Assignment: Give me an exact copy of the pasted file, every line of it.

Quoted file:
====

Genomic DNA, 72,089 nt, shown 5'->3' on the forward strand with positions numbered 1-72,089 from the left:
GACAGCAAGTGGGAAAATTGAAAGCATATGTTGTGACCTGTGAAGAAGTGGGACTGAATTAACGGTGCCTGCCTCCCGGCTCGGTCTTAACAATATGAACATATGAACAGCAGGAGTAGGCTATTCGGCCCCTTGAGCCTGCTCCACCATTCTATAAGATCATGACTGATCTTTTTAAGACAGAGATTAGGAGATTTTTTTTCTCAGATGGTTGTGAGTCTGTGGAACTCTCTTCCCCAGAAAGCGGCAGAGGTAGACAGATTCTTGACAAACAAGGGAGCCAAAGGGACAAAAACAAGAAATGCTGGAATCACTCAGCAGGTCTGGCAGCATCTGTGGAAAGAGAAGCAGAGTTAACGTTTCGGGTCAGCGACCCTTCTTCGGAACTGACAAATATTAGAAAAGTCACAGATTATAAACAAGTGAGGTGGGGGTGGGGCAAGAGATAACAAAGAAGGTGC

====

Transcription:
Genomic DNA, 72,089 nt, shown 5'->3' on the forward strand with positions numbered 1-72,089 from the left:
GACAGCAAGTGGGAAAATTGAAAGCATATGTTGTGACCTGTGAAGAAGTGGGACTGAATTAACGGTGCCTGCCTCCCGGCTCGGTCTTAACAATATGAACATATGAACAGCAGGAGTAGGCTATTCGGCCCCTTGAGCCTGCTCCACCATTCTATAAGATCATGACTGATCTTTTTAAGACAGAGATTAGGAGATTTTTTTTCTCAGATGGTTGTGAGTCTGTGGAACTCTCTTCCCCAGAAAGCGGCAGAGGTAGACAGATTCTTGACAAACAAGGGAGCCAAAGGGACAAAAACAAGAAATGCTGGAATCACTCAGCAGGTCTGGCAGCATCTGTGGAAAGAGAAGCAGAGTTAACGTTTCGGGTCAGCGACCCTTCTTCGGAACTGACAAATATTAGAAAAGTCACAGATTATAAACAAGTGAGGTGGGGGTGGGGCAAGAGATAACAAAGAAGGTGC